NORTH ADAMS - With less than two weeks to go before April 30th's vote on whether or not to fund the $29.7 million Conte School Renovation Project, proponents and opponents turned out Wednesday night to voice their concerns and ask questions during an information session hosted by the city.
City and school officials, along with the project's management team and architects presented an overview of the proposed renovation and its funding to a crowd of about 100 individuals gathered in MCLA's Murdock Hall.
"Over the last few weeks there has been a lot of information and misinformation about this project in the community. Our intent tonight is to provide all of you with factual information," Mayor Richard J. Alcombright said. Owner's Project Manager Mel Overmoyer, of Strategic Building Solutions, explained the reasons behind the selection of the former middle school as the city's preferred option.
"It has many advantages, including not having to vacate a building and relocating the kids during construction," he said. "It also lends itself quite well to becoming a school again and overall it costs less than the other options."
Overmoyer noted that Sullivan Elementary School, which would be replaced by the new elementary school, has "significant structural and space issues" and "does not accommodate new state-mandated space requirements."
Kristian Whitsett, project architect with Margo Jones Architects, explained how the building was designed to meet the needs of the 21st century classroom, along with ample playground space with safety in mind.
"It will have three times the amount of flat playground space that Sullivan has and dedicated drop-off loops for cars and buses," he said.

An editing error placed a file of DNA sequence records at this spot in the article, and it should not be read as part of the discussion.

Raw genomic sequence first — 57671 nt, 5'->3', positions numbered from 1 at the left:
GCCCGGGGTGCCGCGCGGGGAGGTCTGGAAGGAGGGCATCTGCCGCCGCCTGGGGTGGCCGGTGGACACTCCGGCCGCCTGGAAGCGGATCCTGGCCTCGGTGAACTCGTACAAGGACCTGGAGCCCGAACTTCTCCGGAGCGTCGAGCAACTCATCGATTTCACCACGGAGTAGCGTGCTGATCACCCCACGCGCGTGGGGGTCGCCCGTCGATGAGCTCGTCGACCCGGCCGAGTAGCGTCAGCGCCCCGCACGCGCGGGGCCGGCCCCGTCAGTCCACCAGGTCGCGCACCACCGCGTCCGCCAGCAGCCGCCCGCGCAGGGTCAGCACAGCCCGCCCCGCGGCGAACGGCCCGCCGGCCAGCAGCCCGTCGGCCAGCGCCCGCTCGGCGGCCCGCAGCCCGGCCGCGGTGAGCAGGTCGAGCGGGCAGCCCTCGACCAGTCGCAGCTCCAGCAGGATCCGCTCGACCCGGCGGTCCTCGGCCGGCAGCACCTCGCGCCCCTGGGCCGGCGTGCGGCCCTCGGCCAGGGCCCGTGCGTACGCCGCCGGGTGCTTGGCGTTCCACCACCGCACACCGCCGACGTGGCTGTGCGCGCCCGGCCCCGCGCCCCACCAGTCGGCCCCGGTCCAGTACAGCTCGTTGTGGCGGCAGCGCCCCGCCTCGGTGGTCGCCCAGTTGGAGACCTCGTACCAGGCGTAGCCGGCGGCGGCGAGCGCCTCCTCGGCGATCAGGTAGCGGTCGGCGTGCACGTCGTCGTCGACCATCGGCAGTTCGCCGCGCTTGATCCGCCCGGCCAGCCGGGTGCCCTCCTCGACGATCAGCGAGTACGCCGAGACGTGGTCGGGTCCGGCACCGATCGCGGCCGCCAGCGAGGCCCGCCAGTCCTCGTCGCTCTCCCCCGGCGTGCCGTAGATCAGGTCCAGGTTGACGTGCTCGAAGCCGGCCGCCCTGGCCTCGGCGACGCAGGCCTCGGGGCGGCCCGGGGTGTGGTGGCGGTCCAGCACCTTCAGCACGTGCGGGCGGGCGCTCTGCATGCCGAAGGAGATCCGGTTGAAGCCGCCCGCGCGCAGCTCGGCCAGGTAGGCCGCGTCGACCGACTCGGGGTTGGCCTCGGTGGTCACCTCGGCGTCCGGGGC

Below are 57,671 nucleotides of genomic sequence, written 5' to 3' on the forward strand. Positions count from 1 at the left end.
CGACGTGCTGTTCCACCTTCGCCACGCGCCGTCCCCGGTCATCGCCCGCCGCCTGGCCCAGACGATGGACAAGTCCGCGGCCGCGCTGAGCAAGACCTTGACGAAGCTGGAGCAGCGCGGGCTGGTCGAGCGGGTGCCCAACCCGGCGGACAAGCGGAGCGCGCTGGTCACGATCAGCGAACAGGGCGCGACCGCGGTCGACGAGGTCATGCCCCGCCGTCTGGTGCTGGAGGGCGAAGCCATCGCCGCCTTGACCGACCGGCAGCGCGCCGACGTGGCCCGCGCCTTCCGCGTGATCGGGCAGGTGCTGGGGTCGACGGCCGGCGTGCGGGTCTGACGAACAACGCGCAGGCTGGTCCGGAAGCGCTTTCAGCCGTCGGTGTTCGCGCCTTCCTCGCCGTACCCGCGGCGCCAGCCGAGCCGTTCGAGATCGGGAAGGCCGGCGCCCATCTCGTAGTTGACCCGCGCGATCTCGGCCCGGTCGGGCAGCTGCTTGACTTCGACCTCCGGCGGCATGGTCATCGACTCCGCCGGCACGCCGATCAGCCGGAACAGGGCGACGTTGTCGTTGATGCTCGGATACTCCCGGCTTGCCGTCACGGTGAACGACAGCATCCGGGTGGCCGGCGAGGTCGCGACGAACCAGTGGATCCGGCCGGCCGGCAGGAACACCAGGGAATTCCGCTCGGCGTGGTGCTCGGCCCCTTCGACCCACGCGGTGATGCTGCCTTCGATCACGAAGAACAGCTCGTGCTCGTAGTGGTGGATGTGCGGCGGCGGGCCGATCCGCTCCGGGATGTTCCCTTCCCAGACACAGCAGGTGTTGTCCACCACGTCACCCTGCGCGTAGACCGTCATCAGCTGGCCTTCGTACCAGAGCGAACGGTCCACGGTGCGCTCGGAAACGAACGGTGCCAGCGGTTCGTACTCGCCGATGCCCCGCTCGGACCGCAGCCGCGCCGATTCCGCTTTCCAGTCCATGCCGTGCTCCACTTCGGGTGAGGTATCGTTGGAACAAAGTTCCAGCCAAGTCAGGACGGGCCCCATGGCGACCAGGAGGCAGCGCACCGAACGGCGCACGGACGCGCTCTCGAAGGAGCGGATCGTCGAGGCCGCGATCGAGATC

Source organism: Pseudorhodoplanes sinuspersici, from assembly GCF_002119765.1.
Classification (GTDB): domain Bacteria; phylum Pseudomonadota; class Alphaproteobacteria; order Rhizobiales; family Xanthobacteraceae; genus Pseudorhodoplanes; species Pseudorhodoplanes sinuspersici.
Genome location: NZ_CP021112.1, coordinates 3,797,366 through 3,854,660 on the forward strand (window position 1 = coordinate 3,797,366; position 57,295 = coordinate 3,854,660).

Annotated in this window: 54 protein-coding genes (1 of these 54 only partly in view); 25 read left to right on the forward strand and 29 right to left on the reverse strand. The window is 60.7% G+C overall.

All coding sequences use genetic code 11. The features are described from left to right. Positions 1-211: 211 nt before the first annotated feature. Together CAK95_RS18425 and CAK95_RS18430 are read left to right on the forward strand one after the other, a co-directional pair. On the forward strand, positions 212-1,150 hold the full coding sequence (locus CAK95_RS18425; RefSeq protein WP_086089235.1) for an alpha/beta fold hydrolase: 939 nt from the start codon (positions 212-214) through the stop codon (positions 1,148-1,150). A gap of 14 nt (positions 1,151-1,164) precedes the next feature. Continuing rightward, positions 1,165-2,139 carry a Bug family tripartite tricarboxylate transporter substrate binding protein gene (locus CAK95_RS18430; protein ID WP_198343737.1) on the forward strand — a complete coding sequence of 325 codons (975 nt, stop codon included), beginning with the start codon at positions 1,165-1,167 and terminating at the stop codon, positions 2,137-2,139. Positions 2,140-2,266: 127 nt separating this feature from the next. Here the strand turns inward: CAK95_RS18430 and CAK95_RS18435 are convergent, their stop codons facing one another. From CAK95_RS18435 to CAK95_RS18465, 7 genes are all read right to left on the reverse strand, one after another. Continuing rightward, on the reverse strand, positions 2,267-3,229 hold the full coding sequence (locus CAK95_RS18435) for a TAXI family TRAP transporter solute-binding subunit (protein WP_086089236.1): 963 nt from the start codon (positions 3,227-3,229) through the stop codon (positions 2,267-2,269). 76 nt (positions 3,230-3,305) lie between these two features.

North Adams Public Schools Superintendent James E. Montepare explained that the building was designed to incorporate shared learning spaces and technological advances.
"There's a whole different mindset of delivering education," he said. "When I think of what a classroom looked like when I was in school, it was desks in rows and a teacher telling you to read a chapter or a dialogue of 'this is what you need to know, remember and spew back to me later.' Things have changed - kids sit in groups and today's education is about critical thinking and problem solving. Kids come in to school in kindergarten with cell phones and iPads and apps."
During a question and answer session, audience members questioned how the funding of the project was to be split and if contingency fees were incorporated in the budget, as well as how the plan answered the district's overcrowding problems and would address safety of student walkers.
"What happens if the project goes over budget? Does the state fund that too?," Robert Moulton Jr., who helped spearhead the citizen's petition that brought the funding to a vote, asked.
Overmoyer explained that the state School Building Authority (MSBA) does not fund any overages, but the $29.7 million budget includes a larger than normal contingency account and also includes funds for inflation.
"With that being said, we will be managing the project throughout construction and construction costs are still relatively competitive," he said. "We just bid out a $50 million project that came in $5 million or 10 percent under the approved budget."
Answering Councilor Keith Bona's request to explain the funding further, Overmoyer noted that $3 million in contingency funds had been set aside and the budget also includes funds for "all the furniture and fixtures."
Councilor John Barrett III questioned how the plans met the requirements of the original feasibility study.
"This does not take care of the overcrowding problem," he said. "The issues at Sullivan School are bad, but in a few years the same issues at Greylock Elementary are going to happen and the deplorable conditions at that school are not going to be met."
Alcombright replied that while the project doesn't solve the district's entire overcrowding issue, that couple with the district's move of the preschool program, the project will provide some relief to Brayton Elementary School.
"It will relieve 50 percent of the overcrowding," he said. "We'll have about 60 or 70 kids, in addition to the preschool, redistricted from Brayton."
The mayor added, "Greylock has always had its issues and is in need of physical repairs. However, I have been told by several reputable sources that it is also the best of those two schools."